U.S. and Saudi officials have agreed to pursue a humanitarian pause in Yemen, where fightingby Shi?ite Houthi rebels has forced thousands of peAt a news conference in Riyadh Thursday, Secretaryof State John Kerry and his Saudicounterpart, Foreign Minister Adel al-Jubier, saidefforts were underway to forge a five-daycease-fire in Yemen to send in humanitarian aid. They said the cease-fire would be renewable,depending on the conditions on the ground.Al-Jubeir said there had been no initial contact with the Houthis, who are believed to receivesupport from Iran, on whether they would support aKerry added, ?We strongly urge the Houthis and those who back them ? whom we suggest useall their influence ? not to miss this major opportunity to address the needs of the Yemenipeople and find a peaceful way forward in Yemen.?Under the terms, the Saudi-led coalition of Arab countries would cease airstrikes in Yemen tofacilitate aid to roughly 16 million civilians in nAl-Jubeir urged the Houthi rebels to halt attacks as well, saying: ?There will be a cease-fireeverywhere or a cease-fire nowhere.?He added that he hoped the Houthis would care enough about the Yemeni people to supportThe Saudi foreign minister also said more details would be announced within the coming daysabout the proposed pause, which would affect all of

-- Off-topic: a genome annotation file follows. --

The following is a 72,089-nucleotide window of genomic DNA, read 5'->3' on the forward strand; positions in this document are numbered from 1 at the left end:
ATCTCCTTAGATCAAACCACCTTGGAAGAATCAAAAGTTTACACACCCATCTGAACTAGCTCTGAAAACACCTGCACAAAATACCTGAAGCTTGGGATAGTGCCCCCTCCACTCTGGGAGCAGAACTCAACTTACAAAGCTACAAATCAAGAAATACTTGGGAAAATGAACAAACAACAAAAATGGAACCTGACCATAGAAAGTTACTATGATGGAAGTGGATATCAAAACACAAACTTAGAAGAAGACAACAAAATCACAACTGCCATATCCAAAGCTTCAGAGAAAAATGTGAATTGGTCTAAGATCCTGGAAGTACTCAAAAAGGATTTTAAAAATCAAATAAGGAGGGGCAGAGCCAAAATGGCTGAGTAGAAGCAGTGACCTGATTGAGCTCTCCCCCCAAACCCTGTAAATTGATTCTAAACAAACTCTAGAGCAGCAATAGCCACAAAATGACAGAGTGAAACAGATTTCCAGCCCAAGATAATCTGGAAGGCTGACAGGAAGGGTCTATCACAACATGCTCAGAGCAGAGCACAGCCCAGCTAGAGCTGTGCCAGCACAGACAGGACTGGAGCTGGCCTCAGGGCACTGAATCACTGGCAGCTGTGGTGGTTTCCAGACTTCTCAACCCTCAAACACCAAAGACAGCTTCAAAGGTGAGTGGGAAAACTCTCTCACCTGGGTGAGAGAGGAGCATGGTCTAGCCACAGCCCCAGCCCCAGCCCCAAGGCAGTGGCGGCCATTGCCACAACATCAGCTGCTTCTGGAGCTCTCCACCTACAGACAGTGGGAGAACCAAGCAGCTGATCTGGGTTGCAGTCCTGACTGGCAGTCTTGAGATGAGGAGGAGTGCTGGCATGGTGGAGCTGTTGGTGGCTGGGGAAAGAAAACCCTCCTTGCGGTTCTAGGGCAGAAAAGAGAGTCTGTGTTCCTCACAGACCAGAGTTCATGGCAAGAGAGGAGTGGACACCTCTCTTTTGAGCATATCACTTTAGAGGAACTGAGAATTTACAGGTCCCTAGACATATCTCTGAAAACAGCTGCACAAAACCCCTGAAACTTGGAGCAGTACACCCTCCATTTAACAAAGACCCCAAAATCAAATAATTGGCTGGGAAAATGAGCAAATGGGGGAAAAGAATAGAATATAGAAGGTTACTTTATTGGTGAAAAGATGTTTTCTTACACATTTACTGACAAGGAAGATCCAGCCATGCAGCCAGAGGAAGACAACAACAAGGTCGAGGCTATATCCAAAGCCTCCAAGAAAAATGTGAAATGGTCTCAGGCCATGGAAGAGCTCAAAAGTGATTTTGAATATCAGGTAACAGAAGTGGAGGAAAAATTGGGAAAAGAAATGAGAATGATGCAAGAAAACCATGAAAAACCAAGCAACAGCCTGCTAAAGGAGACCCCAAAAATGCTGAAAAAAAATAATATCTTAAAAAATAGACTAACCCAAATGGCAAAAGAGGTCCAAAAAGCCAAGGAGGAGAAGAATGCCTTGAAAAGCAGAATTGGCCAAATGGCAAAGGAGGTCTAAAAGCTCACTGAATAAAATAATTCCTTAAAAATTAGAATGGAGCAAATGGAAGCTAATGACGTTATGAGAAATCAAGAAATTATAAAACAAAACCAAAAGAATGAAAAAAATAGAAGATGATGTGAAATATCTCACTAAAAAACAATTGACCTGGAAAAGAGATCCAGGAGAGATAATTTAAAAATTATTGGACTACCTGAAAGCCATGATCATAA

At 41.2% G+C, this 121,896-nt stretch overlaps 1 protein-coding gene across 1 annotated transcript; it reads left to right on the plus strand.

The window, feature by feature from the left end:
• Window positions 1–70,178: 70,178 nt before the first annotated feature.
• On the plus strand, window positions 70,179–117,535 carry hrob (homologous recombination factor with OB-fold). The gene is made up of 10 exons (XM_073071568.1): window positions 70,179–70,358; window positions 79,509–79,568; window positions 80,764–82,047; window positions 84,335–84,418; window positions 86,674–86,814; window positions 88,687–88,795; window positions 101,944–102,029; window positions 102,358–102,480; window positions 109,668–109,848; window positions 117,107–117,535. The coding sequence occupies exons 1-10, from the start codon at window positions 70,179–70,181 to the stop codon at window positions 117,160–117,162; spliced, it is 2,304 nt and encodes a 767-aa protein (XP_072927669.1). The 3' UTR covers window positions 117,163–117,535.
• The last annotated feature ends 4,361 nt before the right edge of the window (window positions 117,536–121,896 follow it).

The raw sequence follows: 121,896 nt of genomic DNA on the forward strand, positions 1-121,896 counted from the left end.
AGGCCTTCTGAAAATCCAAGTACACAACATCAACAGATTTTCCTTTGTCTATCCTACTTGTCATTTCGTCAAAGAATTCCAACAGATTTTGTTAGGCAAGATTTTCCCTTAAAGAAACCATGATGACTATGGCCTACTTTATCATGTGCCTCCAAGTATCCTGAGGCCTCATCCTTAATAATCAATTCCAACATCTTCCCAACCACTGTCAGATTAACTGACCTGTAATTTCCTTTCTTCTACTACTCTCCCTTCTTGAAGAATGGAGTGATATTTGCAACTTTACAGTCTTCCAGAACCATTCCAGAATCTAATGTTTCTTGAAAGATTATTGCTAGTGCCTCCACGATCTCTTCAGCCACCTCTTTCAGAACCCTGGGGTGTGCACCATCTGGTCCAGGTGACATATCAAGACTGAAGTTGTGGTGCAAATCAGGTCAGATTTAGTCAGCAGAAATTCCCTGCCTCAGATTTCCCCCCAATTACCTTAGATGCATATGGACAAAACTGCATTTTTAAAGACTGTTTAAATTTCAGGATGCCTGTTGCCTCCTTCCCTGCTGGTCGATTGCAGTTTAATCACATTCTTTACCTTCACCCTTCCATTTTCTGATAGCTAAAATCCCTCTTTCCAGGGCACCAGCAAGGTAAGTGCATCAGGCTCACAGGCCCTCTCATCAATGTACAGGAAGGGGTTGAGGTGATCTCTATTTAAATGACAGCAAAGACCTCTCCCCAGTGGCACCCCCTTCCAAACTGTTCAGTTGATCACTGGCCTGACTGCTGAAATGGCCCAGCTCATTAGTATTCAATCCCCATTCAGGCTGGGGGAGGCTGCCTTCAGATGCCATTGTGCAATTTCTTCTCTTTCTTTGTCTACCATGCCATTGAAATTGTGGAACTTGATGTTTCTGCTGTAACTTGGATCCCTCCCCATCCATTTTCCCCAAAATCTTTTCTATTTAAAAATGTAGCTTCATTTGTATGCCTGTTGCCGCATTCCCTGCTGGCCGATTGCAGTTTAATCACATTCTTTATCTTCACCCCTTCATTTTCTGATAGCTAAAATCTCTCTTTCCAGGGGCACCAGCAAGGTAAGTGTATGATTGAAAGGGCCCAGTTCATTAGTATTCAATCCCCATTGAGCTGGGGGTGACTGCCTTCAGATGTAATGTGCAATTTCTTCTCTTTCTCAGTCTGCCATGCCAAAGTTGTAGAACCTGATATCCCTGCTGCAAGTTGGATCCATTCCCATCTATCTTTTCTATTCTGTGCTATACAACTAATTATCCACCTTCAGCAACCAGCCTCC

Earlier this week, Kerry announced the U.S. would pr

ovide another $68 million in humanitarianassistance to Yemen. The money will be used to provide food, water, shelter, medical care andThe State Department said the money would help humanitarian organizations, which have beenhampered by fuel shortages in the country, meet theneeds of nearly 16 million people inYemen affected by the country?s crisis, including about 300,000 who have been internally displaced.


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